Gateways to Hell: Places With the Most Extreme Weather on Earth

Residents of Minnesota and other Northern US states must be thinking they have it pretty bad after the “Polar Vortex” winter they’re going through. And folks living in California. They may have the sun but that drought has everyone else freaking out (not to mention that big earthquake everyone’s waiting for). When it comes to weather in the United States, it seems like we’ve got some pretty extreme conditions.

But if you start doing some research, those complaints are actually laughable. These people haven’t begun to see what mother nature can conjure up in its most remote places. Do Minnesotans have to deal with volcanoes? Followed by earthquakes? Followed by tsunamis?

Believe it or not, some people actually do live in these kinds of incredible conditions — places that don’t seem fit for man nor beast.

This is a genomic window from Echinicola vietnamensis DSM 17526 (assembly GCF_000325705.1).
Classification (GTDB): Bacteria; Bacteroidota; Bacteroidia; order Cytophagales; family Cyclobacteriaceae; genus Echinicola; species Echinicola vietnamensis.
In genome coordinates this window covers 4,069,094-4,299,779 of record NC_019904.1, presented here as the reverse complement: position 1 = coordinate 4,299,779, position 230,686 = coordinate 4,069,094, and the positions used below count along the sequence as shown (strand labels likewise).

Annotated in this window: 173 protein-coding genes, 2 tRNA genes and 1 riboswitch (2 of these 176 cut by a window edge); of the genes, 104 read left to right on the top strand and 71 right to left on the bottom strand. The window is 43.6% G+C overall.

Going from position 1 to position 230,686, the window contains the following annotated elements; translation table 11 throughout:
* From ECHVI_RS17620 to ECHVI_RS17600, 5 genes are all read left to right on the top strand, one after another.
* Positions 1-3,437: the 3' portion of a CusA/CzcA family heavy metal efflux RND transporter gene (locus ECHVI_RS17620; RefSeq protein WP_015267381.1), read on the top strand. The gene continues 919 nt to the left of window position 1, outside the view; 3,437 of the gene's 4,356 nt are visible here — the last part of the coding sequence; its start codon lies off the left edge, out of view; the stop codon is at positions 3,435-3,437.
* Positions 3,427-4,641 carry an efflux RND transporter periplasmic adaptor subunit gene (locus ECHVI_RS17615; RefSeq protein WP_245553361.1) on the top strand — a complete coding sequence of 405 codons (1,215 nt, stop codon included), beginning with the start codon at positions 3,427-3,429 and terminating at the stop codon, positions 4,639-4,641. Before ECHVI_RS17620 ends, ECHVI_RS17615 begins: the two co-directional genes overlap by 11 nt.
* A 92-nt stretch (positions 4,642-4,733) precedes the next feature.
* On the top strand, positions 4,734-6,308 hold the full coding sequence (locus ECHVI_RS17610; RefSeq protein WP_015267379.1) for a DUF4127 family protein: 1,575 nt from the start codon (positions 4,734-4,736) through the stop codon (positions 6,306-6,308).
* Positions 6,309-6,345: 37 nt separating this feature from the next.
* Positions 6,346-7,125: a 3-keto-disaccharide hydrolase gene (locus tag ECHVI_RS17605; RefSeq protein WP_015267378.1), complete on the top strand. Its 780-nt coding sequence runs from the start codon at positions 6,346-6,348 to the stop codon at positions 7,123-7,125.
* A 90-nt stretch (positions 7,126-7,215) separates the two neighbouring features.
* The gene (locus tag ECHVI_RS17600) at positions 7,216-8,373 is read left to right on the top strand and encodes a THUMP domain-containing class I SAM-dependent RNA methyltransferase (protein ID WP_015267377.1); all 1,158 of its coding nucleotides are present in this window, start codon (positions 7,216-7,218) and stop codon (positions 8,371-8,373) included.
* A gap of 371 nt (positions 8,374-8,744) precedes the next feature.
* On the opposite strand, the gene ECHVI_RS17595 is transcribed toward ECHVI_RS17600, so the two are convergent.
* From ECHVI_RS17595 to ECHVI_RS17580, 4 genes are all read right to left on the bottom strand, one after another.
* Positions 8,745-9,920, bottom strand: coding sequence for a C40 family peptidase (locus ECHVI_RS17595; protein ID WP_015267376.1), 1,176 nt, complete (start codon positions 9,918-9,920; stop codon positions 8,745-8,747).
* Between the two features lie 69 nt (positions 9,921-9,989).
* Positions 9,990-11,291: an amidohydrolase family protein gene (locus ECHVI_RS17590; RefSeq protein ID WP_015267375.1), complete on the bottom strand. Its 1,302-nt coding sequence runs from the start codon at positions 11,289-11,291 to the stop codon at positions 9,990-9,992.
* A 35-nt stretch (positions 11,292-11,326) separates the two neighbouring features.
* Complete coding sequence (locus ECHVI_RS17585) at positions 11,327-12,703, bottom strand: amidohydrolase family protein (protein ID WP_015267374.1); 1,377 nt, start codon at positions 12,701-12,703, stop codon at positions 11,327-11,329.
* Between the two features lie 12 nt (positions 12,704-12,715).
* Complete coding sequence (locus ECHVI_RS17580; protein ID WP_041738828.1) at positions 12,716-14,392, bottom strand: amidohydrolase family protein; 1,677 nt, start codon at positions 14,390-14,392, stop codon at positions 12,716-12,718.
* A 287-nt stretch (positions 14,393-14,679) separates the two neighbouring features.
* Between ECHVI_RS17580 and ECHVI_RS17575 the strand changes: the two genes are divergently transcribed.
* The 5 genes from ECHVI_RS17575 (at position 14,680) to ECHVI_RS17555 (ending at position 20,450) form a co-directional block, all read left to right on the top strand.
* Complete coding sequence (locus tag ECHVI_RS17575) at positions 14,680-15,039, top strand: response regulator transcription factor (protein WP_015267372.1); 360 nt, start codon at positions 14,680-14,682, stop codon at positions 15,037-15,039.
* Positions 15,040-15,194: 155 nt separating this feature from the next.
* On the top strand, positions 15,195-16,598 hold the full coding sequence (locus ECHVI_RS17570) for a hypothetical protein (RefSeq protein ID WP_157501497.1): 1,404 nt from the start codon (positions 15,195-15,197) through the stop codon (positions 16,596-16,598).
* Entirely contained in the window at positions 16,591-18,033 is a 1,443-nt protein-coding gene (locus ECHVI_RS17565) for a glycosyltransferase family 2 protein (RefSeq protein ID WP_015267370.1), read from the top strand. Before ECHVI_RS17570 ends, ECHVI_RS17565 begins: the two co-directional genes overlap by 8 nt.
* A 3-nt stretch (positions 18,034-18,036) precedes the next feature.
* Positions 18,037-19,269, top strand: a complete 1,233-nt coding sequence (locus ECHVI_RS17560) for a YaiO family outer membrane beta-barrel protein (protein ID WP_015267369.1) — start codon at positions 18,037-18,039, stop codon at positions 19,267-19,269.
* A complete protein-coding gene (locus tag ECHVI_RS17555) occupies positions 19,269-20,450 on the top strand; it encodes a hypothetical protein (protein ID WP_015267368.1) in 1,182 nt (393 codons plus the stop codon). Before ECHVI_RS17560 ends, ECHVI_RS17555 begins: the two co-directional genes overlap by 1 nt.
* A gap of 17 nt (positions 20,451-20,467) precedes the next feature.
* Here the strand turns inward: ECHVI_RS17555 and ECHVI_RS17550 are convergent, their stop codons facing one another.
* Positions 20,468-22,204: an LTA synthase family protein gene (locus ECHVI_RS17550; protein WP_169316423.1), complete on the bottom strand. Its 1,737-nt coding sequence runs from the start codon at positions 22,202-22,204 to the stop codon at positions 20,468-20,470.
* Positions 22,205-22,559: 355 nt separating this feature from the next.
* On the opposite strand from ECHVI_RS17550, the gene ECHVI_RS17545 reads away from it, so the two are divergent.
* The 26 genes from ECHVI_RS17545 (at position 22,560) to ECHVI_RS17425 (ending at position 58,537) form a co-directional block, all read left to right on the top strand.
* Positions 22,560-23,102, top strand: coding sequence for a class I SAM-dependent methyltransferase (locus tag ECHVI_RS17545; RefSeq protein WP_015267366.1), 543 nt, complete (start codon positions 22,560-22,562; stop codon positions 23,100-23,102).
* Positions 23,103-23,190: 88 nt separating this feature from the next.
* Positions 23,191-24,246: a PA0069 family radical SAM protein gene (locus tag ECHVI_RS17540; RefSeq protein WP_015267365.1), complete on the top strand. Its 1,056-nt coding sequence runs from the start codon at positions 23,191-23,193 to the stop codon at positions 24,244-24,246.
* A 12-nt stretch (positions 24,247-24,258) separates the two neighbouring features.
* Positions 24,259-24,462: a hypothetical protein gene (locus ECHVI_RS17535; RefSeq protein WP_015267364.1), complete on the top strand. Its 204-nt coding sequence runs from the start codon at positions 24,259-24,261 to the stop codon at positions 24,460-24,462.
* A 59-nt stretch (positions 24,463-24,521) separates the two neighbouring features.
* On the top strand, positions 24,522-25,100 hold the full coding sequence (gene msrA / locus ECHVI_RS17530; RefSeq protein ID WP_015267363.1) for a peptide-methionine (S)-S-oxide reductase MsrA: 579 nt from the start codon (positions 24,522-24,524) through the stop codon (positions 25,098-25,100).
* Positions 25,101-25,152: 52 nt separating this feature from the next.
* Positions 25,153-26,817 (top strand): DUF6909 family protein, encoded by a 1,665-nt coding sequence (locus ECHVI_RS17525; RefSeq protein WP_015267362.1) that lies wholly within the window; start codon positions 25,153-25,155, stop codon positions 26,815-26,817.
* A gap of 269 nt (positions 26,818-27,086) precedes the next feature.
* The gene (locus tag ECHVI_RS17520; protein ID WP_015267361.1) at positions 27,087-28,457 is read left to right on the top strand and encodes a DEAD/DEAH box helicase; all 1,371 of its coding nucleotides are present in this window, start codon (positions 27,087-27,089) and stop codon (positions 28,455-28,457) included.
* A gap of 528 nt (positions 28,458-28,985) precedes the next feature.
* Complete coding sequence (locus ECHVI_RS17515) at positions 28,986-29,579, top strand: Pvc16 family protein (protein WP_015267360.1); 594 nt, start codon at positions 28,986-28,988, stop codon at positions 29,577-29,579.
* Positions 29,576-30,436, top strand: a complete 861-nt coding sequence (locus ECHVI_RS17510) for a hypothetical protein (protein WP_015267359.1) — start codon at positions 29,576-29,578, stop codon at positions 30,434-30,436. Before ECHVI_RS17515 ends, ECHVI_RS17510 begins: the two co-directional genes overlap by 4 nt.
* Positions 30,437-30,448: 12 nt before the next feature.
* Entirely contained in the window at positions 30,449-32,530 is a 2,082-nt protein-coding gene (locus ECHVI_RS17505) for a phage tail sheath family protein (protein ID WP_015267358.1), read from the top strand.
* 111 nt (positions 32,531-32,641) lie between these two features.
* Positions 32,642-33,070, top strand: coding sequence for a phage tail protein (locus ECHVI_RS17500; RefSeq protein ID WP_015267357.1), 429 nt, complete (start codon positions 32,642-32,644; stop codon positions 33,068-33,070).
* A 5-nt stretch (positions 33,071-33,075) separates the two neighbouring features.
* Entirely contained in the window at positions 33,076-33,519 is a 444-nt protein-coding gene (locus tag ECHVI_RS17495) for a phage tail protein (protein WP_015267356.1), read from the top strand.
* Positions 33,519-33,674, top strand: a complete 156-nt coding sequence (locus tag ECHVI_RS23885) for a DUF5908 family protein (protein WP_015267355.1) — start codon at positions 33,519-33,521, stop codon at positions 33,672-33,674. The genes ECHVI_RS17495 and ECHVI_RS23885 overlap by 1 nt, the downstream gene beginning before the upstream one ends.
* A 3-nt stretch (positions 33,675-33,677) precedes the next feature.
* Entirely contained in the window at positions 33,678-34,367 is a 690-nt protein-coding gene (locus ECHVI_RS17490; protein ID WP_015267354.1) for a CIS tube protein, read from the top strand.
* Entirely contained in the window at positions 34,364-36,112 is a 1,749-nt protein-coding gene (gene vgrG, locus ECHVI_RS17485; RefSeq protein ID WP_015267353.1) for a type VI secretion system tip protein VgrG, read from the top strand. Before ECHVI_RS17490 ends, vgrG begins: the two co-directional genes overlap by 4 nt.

For example, even if you like warm days, that doesn’t matter much if you’re in the Lut desert, where it’s so hot that temperatures can only be recorded via satellite. Or if you hate the rain, maybe you should check out Northern Chile, where landscapes are comparable to Mars in terms of how devoid of precipitation and life they are.

So, with that in mind, we created the slide show above. It might make you grateful that you’re safe in your homes, far from these remote places. (Unless we have readers in Northern Siberia, in which case, welcome!) It might make you marvel at how diverse our planet is when the barren Atacama desert can exist alongside Mawsynram in India, where long-term visitors are prone to suicide because of the endless rain and cloud cover.

On the other hand, it might make you miserable to know that you live in a world where mother nature can wield so much power — a place where, ┬áif you venture a little too far north or too far inland, that you might just stumble upon one of these veritable hell-on-Earths.

Check out the slide show above to see just how extreme the world can really be.